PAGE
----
Italy: COVID-19 cases surge, hospitals near breaking-point; partial lockdown extended
As the number of COVID-19 cases continues to surge in Italy, hospitals in the country are in a dire condition and nearing a breaking point, struggling with the rise in new admissions. Several regions of the country, including Naples and Florence, were declared coronavirus red zones on Friday. Over 1.1 million cases and 44,139 deaths have been reported in Italy so far. Here's more.
On Friday, Italy reported 40,902 COVID-19 cases in the last 24 hours, while 500 people died. The Health Ministry data showed new daily infections increased by 7.7% than the day before. Gianni Rezza, Director of the National Health Institute, said the rate of confirmed cases rose to 650 per 100,000 people, adding the "worrisome increase in hospitalizations" justifies the stricter restrictions.
Earlier this week, the Italian doctors' federation called for a countrywide lockdown to prevent the medical system from collapsing at a time when the government is facing strong criticism over the health crisis. As many as 52% of the hospital beds in the country were occupied by COVID-19 patients as of Wednesday, which is well above the Italian Health Ministry's 40% warning threshold.
"We're subject to high stress, working with no pause, not looking at the working hours anymore. What's good about this hospital is that they never turned away any patients," said Giuseppe Visone, a doctor in the first-aid unit of the Antonio Cardarelli Hospital in Naples.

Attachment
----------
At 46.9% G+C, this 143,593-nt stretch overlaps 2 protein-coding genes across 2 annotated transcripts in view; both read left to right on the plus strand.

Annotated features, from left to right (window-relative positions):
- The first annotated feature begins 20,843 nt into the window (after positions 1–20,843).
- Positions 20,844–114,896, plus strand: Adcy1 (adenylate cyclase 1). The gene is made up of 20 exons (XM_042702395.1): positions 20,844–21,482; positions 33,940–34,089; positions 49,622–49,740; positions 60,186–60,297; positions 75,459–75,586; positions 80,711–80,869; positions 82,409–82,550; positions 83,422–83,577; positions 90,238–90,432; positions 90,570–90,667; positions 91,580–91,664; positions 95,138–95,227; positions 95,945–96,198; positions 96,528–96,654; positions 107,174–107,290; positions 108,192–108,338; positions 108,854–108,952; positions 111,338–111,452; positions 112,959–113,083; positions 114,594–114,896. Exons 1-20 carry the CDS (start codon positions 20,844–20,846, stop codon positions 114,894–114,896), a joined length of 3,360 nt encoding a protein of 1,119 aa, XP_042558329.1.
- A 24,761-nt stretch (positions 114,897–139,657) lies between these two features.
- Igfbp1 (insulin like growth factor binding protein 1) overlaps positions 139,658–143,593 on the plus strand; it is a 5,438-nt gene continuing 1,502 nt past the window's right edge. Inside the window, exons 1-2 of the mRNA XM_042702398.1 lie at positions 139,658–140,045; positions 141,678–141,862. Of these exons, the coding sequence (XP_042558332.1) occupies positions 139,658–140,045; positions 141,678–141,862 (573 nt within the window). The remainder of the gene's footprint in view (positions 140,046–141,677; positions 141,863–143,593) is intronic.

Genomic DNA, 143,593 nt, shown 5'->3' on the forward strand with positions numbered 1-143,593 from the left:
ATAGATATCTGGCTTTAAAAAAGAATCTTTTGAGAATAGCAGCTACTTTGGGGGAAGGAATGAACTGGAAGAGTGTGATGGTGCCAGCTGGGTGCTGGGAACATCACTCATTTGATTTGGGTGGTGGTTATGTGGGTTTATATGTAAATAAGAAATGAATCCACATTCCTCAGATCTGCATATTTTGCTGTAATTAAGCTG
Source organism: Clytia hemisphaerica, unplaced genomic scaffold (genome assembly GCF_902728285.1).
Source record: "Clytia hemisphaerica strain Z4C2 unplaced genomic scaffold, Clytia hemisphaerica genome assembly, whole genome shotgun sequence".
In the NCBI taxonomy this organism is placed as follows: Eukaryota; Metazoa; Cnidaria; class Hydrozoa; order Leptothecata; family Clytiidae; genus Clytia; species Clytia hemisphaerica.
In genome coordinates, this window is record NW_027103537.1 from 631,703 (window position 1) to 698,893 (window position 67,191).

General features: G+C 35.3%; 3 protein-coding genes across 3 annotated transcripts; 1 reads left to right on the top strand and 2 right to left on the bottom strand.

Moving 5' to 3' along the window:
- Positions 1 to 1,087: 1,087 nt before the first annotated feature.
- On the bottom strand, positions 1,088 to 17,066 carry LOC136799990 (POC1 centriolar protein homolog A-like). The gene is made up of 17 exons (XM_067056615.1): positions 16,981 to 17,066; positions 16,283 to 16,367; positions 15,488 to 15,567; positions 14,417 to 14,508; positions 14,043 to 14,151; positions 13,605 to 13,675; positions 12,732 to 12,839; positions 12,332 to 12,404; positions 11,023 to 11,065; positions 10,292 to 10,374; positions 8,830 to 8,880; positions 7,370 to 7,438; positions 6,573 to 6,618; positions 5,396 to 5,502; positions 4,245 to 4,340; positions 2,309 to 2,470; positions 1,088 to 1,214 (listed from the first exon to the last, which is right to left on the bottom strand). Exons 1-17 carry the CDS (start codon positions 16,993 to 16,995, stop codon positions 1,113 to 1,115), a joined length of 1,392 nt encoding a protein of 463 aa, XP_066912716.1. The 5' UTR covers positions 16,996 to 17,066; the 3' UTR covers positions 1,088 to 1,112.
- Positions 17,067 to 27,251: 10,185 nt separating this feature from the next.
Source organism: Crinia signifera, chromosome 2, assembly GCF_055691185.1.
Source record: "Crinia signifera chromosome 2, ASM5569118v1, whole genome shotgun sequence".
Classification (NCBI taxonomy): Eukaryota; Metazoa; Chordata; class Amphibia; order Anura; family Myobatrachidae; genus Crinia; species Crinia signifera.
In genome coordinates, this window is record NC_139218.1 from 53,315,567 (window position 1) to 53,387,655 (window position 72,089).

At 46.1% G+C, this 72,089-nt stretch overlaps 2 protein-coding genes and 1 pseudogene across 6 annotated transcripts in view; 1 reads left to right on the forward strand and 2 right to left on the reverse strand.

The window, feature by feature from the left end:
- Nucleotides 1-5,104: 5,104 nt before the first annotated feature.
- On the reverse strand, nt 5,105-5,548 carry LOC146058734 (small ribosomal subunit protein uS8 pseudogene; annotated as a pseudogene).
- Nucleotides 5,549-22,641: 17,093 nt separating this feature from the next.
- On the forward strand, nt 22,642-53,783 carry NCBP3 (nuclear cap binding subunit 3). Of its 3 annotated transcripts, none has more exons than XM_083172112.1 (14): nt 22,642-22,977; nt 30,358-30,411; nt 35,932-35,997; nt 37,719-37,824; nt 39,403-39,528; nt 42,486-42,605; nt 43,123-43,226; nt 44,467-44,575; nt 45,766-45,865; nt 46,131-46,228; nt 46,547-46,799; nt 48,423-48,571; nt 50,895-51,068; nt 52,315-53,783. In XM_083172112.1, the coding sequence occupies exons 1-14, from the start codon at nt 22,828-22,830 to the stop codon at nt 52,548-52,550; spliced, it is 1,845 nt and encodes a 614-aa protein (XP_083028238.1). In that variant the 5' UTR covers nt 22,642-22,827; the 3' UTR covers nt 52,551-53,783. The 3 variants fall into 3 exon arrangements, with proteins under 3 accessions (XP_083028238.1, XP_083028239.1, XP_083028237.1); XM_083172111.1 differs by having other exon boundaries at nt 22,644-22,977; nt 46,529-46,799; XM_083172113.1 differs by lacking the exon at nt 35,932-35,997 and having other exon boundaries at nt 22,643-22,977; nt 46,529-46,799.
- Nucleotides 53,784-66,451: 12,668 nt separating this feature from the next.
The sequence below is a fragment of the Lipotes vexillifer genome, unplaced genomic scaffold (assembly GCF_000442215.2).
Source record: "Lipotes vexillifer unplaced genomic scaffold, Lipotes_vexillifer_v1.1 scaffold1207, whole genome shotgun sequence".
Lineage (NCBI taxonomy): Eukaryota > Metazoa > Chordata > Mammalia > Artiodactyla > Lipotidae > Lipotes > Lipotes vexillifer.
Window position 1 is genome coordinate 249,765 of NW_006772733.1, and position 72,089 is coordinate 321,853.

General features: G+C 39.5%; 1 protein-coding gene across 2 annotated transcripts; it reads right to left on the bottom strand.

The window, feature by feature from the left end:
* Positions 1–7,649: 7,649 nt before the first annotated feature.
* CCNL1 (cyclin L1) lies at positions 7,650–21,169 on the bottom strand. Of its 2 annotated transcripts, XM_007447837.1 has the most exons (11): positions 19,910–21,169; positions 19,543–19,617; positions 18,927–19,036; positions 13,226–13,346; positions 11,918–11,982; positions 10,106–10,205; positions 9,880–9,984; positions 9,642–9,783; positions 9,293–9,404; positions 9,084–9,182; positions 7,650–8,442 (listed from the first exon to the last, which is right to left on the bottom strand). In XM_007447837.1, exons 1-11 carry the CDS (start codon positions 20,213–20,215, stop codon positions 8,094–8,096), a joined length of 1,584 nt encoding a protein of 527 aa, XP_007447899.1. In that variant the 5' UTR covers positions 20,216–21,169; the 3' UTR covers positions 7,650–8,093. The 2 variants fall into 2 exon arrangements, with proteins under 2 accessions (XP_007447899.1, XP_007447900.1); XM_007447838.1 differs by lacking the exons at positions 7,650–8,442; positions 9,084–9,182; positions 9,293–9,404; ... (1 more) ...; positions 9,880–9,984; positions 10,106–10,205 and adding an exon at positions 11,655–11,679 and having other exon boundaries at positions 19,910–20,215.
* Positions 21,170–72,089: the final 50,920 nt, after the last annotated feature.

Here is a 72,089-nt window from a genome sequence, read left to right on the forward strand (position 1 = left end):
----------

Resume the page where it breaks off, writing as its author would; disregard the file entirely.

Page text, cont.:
In Italy, the government is imposing infection-control restrictions under a three-tiered color-coded mechanism: Red zones (least restrictive), orange zones (moderate risk), and yellow zones (high risk). In the red zones, regions are subject to partial lockdowns under which only necessities may remain open. Meanwhile, the regions in the yellow zones are subject to a 10:00 pm curfew.
Meanwhile, Italy's Campania region, where Naples is located, and the central Tuscany region are set to join five other red-zone regions and autonomous provinces, including Lombardy and the southern Calabria region, on Sunday. Notably, Lombardy is the epicenter of Italy's coronavirus pandemic.
The Mayor of Naples, Luigi de Magistris, has expressed relief that Campania has been designated a red zone. However, he said, "The health system is under massive pressure and on the verge of collapse." Separately, Campania's regional governor, Vincenzo de Luca, said, "We wanted to close everything in October, for a full month. This choice by the government made us lose two precious months."